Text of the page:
Immortalized in books, television and movies, Cochise, the famous chief of the Chiricahua Apaches, was an imposing figure. With a height of six feet and a strong muscular build, Cochise fiercely led his people during the turbulent Western Movement in the Southwest.
Before the arrival of the Europeans, the Apache lands stretched from Mexico through what are now the states of Arizona and New Mexico. In the 19th century, Spanish colonials tried unsuccessfully to subdue the Apache tribes by offering them trinkets, guns and liquor.
Following the Mexican War in 1850, the United States acquired the Arizona Territory and, for a short time, the Apache and Americans had a period of peaceful coexistence. In fact, during 1861, Cochise found work with the Butterfield Stage Line as a woodcutter at the stagecoach station located at Apache Pass.
However, as gold-hungry prospectors headed to California and as waves of ranchers and settlers continued to stream into the Arizona Territory, their presence threatened the Indian tribes’ way of life. Mounting tensions and frequent raids by Apache tribes on cattle ranches and settlements brought fear and devastating conflicts to a boiling point.
Cochise continued to lead attacks on the American and European settlements for almost a dozen years leading to the deaths of hundreds, if not thousands, of settlers and travelers through the 1860s.
On October 12, 1872, General Oliver Otis Howard, acting on orders from President Uysses S. Grant, negotiated a lasting peace treaty with Cochise.Howard, who had a long and distinguished Amy career, had become known as the “Christian General” in part because he based policy decisions on his personal religious convictions. Following the Civil War, Howard oversaw what was called the “Freedman’s Bureau” and worked to integrate former slaves into society. Later, General Howard’s belief in assisting former slaves led him to found Howard University in Washington, D.C.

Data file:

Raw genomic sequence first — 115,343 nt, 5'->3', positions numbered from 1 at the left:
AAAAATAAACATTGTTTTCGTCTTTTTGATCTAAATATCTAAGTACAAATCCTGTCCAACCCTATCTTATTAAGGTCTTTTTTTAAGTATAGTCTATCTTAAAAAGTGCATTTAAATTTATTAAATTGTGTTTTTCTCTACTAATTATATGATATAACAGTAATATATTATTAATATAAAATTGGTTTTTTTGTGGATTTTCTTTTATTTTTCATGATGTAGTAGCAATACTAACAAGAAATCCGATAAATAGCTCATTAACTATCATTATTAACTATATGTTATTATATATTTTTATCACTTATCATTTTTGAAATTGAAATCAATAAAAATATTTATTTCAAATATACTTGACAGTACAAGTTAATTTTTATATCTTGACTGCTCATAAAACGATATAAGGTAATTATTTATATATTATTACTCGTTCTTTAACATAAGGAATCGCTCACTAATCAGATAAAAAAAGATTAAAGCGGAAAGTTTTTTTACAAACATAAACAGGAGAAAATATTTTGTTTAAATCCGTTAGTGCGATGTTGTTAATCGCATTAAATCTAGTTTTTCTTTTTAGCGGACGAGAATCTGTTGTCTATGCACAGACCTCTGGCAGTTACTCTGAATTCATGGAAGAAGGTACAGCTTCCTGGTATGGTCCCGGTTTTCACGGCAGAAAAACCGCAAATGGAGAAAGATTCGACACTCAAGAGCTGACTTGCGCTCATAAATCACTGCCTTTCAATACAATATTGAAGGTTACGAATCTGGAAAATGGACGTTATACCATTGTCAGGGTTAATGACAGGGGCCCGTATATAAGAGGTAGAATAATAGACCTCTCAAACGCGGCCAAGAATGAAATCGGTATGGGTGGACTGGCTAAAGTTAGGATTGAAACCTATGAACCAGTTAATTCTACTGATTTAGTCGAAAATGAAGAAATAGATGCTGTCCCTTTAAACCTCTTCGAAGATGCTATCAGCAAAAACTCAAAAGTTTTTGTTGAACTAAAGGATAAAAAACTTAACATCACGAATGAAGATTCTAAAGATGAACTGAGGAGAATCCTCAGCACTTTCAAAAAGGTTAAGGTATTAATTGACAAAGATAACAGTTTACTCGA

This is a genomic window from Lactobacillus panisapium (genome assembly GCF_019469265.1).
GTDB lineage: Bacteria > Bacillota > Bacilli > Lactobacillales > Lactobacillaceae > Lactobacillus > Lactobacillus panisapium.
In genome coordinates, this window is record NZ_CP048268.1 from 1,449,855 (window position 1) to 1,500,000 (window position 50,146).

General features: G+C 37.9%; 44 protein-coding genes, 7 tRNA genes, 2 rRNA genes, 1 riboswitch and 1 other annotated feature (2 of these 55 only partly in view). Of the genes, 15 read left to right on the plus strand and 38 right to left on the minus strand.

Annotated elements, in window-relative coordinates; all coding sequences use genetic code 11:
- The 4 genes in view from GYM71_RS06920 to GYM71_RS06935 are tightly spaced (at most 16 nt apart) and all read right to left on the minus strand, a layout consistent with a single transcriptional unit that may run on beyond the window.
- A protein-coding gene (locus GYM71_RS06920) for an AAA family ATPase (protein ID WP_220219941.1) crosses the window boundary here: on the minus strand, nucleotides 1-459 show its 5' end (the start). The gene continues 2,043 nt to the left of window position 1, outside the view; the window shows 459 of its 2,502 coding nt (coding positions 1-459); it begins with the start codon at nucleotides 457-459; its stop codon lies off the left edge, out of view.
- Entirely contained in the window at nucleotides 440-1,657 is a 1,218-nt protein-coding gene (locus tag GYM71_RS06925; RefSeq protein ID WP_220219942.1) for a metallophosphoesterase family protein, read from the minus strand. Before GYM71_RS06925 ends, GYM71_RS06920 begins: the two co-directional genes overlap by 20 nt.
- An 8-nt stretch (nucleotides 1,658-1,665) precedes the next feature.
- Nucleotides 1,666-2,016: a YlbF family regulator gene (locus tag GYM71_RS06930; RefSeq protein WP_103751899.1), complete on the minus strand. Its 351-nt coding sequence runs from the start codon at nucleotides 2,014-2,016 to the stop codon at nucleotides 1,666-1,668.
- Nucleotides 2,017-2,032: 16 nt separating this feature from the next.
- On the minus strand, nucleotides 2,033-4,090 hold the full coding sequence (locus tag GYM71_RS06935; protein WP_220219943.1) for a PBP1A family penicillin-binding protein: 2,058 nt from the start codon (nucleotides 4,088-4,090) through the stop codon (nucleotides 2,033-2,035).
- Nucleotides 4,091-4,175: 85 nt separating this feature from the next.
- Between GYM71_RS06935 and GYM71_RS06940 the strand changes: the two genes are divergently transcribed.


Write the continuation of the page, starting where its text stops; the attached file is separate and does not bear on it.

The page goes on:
General Howard worked tirelessly to bring peace to the Arizona Territory by brokering a treaty with Cochise. Howard’s success was thanks in part to, Tom Jeffords, who was considered a friend by Cochise. Jeffords, who had served as a prospector and scout for the U.S. Army, had met Cochise while serving as a superintendent of a rail line between Tucson and Socorro, Arizona. The treaty signed by Howard and Cochise created the Chiricahua Reservation where Cohise and his tribe were resettled with Tom Jeffords serving as the appointed agent for the U,S. government.
Cochise’s life ended on June 8, 1874. He was laid to rest on Dragon Mountain in Arizona. There, the body of Cochise, whose name meant “the quality and strength of an oak”, remains in peace in a location today known as “Cochise’s Stronghold” in the Coronado National Forest.
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